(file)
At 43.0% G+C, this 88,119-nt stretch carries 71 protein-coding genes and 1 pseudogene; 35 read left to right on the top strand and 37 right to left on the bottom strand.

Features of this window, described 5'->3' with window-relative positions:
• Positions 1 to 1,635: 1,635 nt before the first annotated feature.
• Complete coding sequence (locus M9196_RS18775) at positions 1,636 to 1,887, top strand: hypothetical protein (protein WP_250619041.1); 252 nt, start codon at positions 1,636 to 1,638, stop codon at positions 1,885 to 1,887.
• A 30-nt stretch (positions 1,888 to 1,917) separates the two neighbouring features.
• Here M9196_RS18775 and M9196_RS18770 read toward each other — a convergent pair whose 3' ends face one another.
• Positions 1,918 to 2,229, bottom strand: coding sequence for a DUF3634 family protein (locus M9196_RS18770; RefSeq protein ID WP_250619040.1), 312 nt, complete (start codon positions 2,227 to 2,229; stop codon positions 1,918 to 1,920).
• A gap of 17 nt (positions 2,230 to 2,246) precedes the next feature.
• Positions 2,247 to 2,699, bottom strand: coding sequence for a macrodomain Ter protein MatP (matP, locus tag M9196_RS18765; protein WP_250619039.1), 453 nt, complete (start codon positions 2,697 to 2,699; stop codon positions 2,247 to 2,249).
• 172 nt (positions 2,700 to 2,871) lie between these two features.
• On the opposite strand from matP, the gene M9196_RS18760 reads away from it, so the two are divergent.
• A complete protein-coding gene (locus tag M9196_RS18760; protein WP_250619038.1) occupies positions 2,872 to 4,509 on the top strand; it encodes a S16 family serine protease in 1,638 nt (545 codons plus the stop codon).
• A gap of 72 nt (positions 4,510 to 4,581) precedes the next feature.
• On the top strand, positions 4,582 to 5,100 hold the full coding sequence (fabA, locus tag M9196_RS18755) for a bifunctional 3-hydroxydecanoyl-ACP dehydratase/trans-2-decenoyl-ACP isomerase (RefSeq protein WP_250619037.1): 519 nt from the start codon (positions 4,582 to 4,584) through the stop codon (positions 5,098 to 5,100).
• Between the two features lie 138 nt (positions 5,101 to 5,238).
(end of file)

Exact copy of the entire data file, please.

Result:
At 43.0% G+C, this 88,119-nt stretch carries 71 protein-coding genes and 1 pseudogene; 35 read left to right on the top strand and 37 right to left on the bottom strand.

Features of this window, described 5'->3' with window-relative positions:
• Positions 1 to 1,635: 1,635 nt before the first annotated feature.
• Complete coding sequence (locus M9196_RS18775) at positions 1,636 to 1,887, top strand: hypothetical protein (protein WP_250619041.1); 252 nt, start codon at positions 1,636 to 1,638, stop codon at positions 1,885 to 1,887.
• A 30-nt stretch (positions 1,888 to 1,917) separates the two neighbouring features.
• Here M9196_RS18775 and M9196_RS18770 read toward each other — a convergent pair whose 3' ends face one another.
• Positions 1,918 to 2,229, bottom strand: coding sequence for a DUF3634 family protein (locus M9196_RS18770; RefSeq protein ID WP_250619040.1), 312 nt, complete (start codon positions 2,227 to 2,229; stop codon positions 1,918 to 1,920).
• A gap of 17 nt (positions 2,230 to 2,246) precedes the next feature.
• Positions 2,247 to 2,699, bottom strand: coding sequence for a macrodomain Ter protein MatP (matP, locus tag M9196_RS18765; protein WP_250619039.1), 453 nt, complete (start codon positions 2,697 to 2,699; stop codon positions 2,247 to 2,249).
• 172 nt (positions 2,700 to 2,871) lie between these two features.
• On the opposite strand from matP, the gene M9196_RS18760 reads away from it, so the two are divergent.
• A complete protein-coding gene (locus tag M9196_RS18760; protein WP_250619038.1) occupies positions 2,872 to 4,509 on the top strand; it encodes a S16 family serine protease in 1,638 nt (545 codons plus the stop codon).
• A gap of 72 nt (positions 4,510 to 4,581) precedes the next feature.
• On the top strand, positions 4,582 to 5,100 hold the full coding sequence (fabA, locus tag M9196_RS18755) for a bifunctional 3-hydroxydecanoyl-ACP dehydratase/trans-2-decenoyl-ACP isomerase (RefSeq protein WP_250619037.1): 519 nt from the start codon (positions 4,582 to 4,584) through the stop codon (positions 5,098 to 5,100).
• Between the two features lie 138 nt (positions 5,101 to 5,238).